Aims/hypothesis: Levels of uncoupling protein-2 (UCP2) are regulated in the pancreatic beta cells and an increase in the protein level has been associated with mitochondrial uncoupling and alteration in glucose-stimulated insulin secretion. However, it is not clear whether an increase in uncoupling protein-2 per se induces mitochondrial uncoupling and affects ATP generation and insulin secretion.
Materials and methods: Transgenic mice with beta cell-specific overexpression of the human UCP2 gene and INS-1 cells with doxycycline-inducible overproduction of the protein were generated and the consequences of increased levels of UCP2 on glucose-induced insulin secretion and on parameters reflecting mitochondrial uncoupling were determined.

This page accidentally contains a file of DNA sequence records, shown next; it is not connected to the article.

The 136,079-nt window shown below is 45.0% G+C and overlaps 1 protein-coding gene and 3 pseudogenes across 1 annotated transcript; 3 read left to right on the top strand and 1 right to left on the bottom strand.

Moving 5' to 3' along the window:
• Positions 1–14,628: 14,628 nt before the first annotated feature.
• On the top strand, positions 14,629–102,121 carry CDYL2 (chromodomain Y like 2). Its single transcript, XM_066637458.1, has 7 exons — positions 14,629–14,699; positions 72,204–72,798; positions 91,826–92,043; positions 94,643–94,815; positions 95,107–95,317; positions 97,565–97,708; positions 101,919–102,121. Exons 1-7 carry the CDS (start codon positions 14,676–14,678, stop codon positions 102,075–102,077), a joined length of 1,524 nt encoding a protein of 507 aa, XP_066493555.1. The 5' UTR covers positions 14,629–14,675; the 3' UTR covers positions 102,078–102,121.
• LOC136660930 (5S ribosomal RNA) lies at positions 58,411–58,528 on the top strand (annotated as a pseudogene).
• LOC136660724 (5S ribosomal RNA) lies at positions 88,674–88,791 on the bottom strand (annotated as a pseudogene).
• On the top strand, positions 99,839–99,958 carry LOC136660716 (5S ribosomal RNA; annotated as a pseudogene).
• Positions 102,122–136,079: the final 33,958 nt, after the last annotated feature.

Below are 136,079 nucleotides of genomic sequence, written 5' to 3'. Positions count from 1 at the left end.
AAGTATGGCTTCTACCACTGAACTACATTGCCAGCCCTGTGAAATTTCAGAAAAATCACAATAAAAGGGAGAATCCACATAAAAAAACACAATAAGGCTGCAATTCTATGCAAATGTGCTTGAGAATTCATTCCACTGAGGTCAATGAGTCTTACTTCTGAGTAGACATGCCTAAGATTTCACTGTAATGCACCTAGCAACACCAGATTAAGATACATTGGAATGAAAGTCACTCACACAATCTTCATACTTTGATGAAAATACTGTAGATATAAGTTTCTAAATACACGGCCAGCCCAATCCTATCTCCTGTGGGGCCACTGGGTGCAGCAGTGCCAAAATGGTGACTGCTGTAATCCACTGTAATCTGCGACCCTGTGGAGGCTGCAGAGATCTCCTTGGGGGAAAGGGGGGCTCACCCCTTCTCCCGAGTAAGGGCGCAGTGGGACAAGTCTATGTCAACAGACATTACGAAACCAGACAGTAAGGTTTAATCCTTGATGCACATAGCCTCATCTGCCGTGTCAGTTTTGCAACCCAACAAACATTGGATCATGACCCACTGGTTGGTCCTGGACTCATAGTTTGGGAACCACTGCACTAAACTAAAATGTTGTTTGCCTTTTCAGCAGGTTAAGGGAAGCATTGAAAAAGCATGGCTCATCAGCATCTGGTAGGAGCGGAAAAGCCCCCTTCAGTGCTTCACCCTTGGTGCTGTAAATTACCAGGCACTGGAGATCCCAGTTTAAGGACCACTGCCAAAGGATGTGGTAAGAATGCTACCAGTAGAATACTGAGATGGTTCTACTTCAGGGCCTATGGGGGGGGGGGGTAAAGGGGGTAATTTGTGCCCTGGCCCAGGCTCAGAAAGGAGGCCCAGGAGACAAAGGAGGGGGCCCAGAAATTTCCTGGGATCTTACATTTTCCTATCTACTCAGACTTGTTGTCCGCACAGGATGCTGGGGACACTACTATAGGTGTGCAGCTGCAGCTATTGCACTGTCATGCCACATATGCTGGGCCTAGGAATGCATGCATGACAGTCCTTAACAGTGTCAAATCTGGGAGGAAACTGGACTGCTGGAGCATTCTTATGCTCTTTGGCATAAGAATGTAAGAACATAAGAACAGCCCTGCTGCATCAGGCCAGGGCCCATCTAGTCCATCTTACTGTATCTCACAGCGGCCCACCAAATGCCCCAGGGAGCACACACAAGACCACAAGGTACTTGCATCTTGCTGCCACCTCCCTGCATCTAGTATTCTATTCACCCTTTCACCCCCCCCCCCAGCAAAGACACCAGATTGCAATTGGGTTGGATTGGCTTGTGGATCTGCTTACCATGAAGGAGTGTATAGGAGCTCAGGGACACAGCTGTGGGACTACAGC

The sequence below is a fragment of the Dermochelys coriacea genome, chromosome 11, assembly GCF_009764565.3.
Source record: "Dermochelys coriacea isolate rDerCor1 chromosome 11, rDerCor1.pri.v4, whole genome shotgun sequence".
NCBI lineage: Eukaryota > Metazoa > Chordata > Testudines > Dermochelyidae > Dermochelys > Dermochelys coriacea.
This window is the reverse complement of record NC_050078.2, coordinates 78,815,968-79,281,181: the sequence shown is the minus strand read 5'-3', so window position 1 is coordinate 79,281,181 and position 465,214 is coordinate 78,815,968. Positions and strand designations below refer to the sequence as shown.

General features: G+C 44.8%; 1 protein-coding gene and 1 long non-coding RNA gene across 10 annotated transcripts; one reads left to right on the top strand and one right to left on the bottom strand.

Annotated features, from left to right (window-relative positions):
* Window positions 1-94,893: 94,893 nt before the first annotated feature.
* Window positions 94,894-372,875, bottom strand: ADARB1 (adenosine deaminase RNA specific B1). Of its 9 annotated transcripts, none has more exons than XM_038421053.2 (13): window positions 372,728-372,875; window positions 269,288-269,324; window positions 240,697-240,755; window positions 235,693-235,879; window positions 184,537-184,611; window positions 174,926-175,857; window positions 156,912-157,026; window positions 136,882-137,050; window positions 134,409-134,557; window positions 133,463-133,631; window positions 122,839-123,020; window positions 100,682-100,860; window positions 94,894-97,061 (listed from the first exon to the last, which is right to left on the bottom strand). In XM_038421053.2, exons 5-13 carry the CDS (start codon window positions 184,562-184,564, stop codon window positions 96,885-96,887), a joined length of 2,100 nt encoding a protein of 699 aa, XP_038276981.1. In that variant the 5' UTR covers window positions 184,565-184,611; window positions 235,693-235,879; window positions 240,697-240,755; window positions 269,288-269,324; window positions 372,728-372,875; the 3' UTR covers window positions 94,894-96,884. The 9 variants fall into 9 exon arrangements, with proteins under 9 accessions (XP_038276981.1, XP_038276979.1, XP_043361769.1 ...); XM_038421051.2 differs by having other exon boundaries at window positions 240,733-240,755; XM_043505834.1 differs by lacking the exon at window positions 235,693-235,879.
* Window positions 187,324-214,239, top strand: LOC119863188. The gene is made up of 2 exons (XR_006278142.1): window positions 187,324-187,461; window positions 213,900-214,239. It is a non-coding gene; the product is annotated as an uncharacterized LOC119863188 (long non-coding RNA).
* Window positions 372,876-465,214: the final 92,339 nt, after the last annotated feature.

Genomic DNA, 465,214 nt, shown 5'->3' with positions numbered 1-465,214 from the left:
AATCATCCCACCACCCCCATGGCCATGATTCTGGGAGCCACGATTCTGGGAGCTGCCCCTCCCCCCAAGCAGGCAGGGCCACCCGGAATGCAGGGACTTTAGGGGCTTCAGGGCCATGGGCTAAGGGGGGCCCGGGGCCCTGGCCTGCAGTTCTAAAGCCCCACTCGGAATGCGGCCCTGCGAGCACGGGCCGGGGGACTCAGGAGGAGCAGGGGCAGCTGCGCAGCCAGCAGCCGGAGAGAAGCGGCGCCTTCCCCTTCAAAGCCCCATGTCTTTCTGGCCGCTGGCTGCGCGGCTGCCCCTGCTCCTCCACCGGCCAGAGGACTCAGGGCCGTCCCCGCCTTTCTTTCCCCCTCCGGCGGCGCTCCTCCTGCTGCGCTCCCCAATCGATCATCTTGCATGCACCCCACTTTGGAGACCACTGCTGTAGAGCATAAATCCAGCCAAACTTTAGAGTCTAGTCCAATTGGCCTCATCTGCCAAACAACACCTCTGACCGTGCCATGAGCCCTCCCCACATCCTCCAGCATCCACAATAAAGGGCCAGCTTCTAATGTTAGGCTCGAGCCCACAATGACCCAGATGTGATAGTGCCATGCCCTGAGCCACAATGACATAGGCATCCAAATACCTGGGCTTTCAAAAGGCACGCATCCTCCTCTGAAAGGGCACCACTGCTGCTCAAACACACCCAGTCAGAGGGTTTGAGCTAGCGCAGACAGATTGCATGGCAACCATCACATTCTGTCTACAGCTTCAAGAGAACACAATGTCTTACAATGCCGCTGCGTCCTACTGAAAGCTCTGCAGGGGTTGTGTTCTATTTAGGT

Results: In transgenic mice, an increase in beta cell UCP2 protein concentration did not significantly modify plasma glucose and insulin levels. Glucose-induced insulin secretion and elevation in the ATP/ADP ratio were unaltered by an increase in UCP2 level. In INS-1 cells, a similar increase in UCP2 level did not modify glucose-induced insulin secretion, cytosolic ATP and ATP/ADP ratio, or glucose oxidation. Increased levels of UCP2 did not modify the mitochondrial membrane potential and oxygen consumption. Increased UCP2 levels decreased cytokine-induced production of reactive oxygen species.
Conclusion/interpretation: The results obtained in transgenic mice and in the beta cell line do not support the hypothesis that an increase in UCP2 protein per se uncouples the mitochondria and decreases glucose-induced insulin secretion. In contrast, the observation that increased UCP2 levels decrease cytokine-induced production of reactive oxygen species indicates a potential protective effect of the protein on beta cells, as observed in other cell types.